The Video Interaction Project (VIP), a program that originally started 10 years ago at Bellevue Hospital in Manhattan, now provides videotaped playtime and reading sessions for all parents with children up to three years old at the Brooklyn hospital on Broadway.
The simulated play session is designed to help parents review tape of how they respond to their child’s speech patterns, depict and label every day objects and communicate with their child.
Kiara Gonzalez, 21, has participated in the program with her 53-day-old child Samaris since she was first born at Woodhull Hospital.
“It taught me a lot of things that I didn’t really know,” Gonzalez explained. “I actually like the fact that they film it, because I get to take the videos home and see things I can improve on.”
Gonzalez said she also brings the things she learned from the program to her friends with children in the neighborhood.
“My friend recently found out she was pregnant, so I recommended her to come to this hospital and to check out the program,” Gonzalez said.
She added that the hospital also stays in close contact to check up on her progress.
“The whole point of this is to find and point out strengths that every parent has,” said Dr. Alan Mendelsohn, assistant professor of Pediatrics and Population Health at New York University School of Medicine and Bellevue Hospital.
The Children of Bellevue Inc., in collaboration with the NYU School of Medicine Department of Pediatrics, first brought VIP to Bellevue Hospital in 1999 as a means to better prepare the children of low and middle-income families.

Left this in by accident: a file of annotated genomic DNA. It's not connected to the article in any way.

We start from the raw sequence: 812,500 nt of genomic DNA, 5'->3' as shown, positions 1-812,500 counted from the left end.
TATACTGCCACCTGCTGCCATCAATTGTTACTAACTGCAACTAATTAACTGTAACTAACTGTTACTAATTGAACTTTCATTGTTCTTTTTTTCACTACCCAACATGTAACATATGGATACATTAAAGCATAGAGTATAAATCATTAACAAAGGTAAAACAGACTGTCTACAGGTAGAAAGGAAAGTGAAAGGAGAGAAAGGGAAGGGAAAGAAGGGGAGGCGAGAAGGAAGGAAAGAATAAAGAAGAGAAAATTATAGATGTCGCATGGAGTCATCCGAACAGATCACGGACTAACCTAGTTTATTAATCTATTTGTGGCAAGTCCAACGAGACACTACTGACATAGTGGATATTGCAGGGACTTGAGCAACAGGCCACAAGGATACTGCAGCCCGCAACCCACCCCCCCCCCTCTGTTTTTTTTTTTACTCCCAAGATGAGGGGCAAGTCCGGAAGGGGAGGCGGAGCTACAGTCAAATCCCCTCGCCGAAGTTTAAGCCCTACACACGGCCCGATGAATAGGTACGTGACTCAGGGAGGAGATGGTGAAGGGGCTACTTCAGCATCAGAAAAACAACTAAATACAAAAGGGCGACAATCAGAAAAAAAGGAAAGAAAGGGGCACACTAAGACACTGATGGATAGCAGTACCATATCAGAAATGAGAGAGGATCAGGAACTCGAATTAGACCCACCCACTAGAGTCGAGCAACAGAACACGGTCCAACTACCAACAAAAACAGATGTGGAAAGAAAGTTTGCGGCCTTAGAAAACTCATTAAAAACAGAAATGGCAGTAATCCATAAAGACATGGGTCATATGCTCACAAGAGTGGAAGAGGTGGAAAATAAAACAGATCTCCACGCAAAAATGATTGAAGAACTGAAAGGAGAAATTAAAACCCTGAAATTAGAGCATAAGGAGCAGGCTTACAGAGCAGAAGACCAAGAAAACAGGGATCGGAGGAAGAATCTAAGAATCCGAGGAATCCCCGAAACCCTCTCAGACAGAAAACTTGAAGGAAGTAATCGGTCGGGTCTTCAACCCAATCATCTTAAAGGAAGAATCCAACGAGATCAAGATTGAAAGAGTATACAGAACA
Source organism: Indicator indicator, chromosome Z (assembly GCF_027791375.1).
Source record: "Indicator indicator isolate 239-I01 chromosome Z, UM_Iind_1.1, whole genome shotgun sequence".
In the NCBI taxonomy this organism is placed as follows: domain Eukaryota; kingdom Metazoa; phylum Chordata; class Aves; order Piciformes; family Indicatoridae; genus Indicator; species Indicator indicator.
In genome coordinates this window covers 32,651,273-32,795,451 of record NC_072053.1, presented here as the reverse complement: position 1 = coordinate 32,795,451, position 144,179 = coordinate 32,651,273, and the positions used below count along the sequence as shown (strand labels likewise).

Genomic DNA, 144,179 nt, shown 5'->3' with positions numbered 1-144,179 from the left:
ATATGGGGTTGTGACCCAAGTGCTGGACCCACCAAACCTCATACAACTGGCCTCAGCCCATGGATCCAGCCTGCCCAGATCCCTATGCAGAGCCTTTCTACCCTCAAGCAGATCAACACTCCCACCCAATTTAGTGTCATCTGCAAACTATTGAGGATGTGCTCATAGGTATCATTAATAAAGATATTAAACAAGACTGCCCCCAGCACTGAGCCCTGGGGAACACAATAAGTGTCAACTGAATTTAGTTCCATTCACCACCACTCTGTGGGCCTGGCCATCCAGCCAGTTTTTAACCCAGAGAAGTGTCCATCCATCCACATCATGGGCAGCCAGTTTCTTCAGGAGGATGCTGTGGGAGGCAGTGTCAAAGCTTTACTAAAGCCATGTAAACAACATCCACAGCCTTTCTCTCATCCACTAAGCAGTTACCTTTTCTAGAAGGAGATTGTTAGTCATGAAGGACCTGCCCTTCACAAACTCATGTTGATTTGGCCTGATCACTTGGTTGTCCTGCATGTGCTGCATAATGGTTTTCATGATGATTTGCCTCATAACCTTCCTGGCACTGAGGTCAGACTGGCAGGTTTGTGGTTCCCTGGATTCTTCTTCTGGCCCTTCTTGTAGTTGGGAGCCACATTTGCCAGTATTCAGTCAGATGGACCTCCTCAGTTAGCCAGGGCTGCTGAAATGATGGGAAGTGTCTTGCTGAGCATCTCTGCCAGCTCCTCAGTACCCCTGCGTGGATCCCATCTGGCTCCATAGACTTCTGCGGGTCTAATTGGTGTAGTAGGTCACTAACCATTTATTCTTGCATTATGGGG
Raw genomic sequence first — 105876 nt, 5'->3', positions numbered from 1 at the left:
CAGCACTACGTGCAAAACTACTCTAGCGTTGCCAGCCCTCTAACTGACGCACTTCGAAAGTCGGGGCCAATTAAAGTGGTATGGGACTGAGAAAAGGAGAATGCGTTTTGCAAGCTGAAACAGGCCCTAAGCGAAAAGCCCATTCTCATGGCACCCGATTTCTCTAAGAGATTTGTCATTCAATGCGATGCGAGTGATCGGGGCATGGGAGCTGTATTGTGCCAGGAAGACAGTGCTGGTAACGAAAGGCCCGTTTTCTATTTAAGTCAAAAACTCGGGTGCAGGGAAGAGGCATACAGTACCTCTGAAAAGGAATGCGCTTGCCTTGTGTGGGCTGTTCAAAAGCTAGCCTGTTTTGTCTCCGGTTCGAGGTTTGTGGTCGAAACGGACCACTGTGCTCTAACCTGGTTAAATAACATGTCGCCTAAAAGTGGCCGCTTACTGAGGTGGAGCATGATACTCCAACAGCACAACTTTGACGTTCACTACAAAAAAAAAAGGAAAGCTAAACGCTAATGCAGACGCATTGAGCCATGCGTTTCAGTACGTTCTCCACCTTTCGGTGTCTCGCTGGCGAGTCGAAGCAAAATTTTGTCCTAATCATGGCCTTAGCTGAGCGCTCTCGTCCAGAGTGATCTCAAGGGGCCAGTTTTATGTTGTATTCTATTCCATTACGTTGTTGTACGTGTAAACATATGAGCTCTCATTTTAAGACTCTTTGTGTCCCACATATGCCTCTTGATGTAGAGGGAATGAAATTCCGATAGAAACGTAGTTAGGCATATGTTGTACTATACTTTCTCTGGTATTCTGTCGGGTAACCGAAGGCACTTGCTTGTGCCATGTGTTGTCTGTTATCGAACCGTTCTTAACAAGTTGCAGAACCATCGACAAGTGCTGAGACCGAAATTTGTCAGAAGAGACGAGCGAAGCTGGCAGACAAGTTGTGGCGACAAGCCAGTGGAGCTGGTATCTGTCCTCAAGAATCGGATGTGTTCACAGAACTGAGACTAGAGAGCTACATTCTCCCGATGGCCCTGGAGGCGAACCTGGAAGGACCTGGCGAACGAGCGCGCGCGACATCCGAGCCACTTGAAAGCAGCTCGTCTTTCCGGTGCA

“VIP is incredibly innovative in that it uses pediatric check-ups to enhance children’s early development and school readiness during a period of rapid brain development in newborn babies,” Mendelsohn said.
With the help the Tiger Foundation, the Marks Family Foundation and $15,000 from Councilman Stephen Levin, Woodhull will now have the funding to help serve 1,000 low-income families throughout the communities of Williamsburg, Bushwick, Greenpoint, Fort Greene and Bedford-Stuyvesant.
“It’s essential that we do everything we can as a city to help at-risk children,” Levin said. “The VIP does just that by promoting school readiness amongst kids that need the most help.”
With an estimated cost of roughly $150 per child each year, the program has already served 100 families at Woodhull since it first began at the hospital in March 2013.
The program will now be offered during routine pediatric checkups for all families with children.
“I’m really thrilled to have provided some seed money in the City Council budget to bring the VIP program here to Woodhull,” Levin added. “I’m really proud of the partnership and I look forward to supporting the project for many years to come.”